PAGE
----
On February 7th, when the Rockets went into the Staples Center, James Harden was out at center court for the opening tip and Houston didn’t have anyone over 6'6" in their starting lineup. All the shooting threats on the court pulled Lakers' Anthony Davis away from the basket, allowing Westbrook to go berzerk. The guard finished with 41 points. Even though the Lakers bigs, namely, Anthony Davis took advantage of the Rockets size scoring 32 points and grabbing 13 rebounds - it was late-game 3-point shooting that tilted the scale for Houston. After the win D’Antoni told ESPN"Every time you try something different, these guys have got to believe in it," D'Antoni said. "And this helps a lot, because if you come in here and get spanked and they're all little, it's like,`Oh, maybe we can't do this.' So they're fired up to keep trying. It's just one game, but the confidence is good."
Almost a month into the experiment, on March 6th, during a nationally televised game the rims weren’t kind to Houston and the outcome reflected that. The Clippers took full advantage of the Rockets' smaller lineup and forced them off the arc making it tough for Houston to do anything offensively. Los Angeles made the formula to neutralize small-ball clear. Play elite perimeter defense while still remaining solid down low. Great closeouts and recovery. Being able to challenge the 3-point line without being so cavalier that the defense is compromised on the backend. Houston shot 7-for-42 from 3-point range. If the Rockets small-ball experiment is to work then they must hit shots otherwise they will get pounded on the glass.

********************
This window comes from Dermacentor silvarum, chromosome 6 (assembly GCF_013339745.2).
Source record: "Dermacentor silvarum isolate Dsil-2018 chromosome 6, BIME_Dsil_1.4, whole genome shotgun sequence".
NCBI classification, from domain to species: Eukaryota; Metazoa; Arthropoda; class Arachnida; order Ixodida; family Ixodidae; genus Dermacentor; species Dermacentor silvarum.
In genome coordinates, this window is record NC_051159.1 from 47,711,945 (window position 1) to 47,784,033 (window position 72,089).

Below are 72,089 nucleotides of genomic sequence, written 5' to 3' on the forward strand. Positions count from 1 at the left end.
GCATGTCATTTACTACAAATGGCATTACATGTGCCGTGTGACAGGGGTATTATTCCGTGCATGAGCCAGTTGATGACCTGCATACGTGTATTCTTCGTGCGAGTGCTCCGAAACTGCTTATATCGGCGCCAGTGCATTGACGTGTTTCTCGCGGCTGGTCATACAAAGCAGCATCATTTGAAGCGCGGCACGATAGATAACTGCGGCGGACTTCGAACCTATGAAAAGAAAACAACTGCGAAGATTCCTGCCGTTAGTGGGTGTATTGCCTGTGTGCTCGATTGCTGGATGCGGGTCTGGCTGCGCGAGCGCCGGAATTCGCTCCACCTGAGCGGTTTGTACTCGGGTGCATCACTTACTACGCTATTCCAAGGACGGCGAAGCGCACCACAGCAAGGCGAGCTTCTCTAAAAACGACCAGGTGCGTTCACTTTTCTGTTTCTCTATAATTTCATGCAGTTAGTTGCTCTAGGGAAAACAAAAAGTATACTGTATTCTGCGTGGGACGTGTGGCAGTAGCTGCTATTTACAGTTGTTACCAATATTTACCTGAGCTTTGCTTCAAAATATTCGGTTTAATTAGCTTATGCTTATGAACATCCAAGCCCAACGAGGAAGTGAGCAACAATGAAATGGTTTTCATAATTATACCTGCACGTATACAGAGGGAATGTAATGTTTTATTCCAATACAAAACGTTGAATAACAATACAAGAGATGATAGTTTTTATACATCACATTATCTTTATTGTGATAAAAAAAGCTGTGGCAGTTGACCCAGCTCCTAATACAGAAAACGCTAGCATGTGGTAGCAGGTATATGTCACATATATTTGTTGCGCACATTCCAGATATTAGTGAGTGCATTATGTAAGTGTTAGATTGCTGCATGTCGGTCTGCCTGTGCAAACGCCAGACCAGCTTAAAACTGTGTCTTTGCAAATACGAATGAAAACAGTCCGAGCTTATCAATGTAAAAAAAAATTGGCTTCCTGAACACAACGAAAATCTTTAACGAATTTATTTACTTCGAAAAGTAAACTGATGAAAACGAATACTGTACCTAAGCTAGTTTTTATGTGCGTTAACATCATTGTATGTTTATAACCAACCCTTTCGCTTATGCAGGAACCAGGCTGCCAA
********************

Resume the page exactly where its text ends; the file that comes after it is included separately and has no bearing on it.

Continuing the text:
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Despite his scoring brilliance, Harden is not without critics. During his 30-point scoring streak, last season Kobe Bryant told ESPN, "I’m not a fan of that [Harden’s style] in terms of winning championships, I don’t think that style is ever going to win championships." He did add that what Harden’s feat was “remarkable.” Now that Harden has Westbrook maybe they will be able to co-exist when the moment comes and share the stage.
Standing pat, the Rockets may certainly bow out in the first round but small-ball at least gives them a chance to make a run. Simply put, the ceiling is higher playing this risky style. James Harden and Russell Westbrook at their best are as good as any tandem in the NBA or maybe any tandem ever. One thing they don’t lack is confidence in the experiment. Harden told media after their big win over the Lakers, “We’re not smaller — obviously height-wise [we are]. But heart. Each individual got big hearts. We can compete with anybody.”
The bottom line, if Houston is nailing from deep the system is un-guardable and the best-case scenario is a title. If they go cold early in a series it might be another first-round exit and one less chance for D’Antoni, Westbrook, and Harden to capture that elusive career solidifier.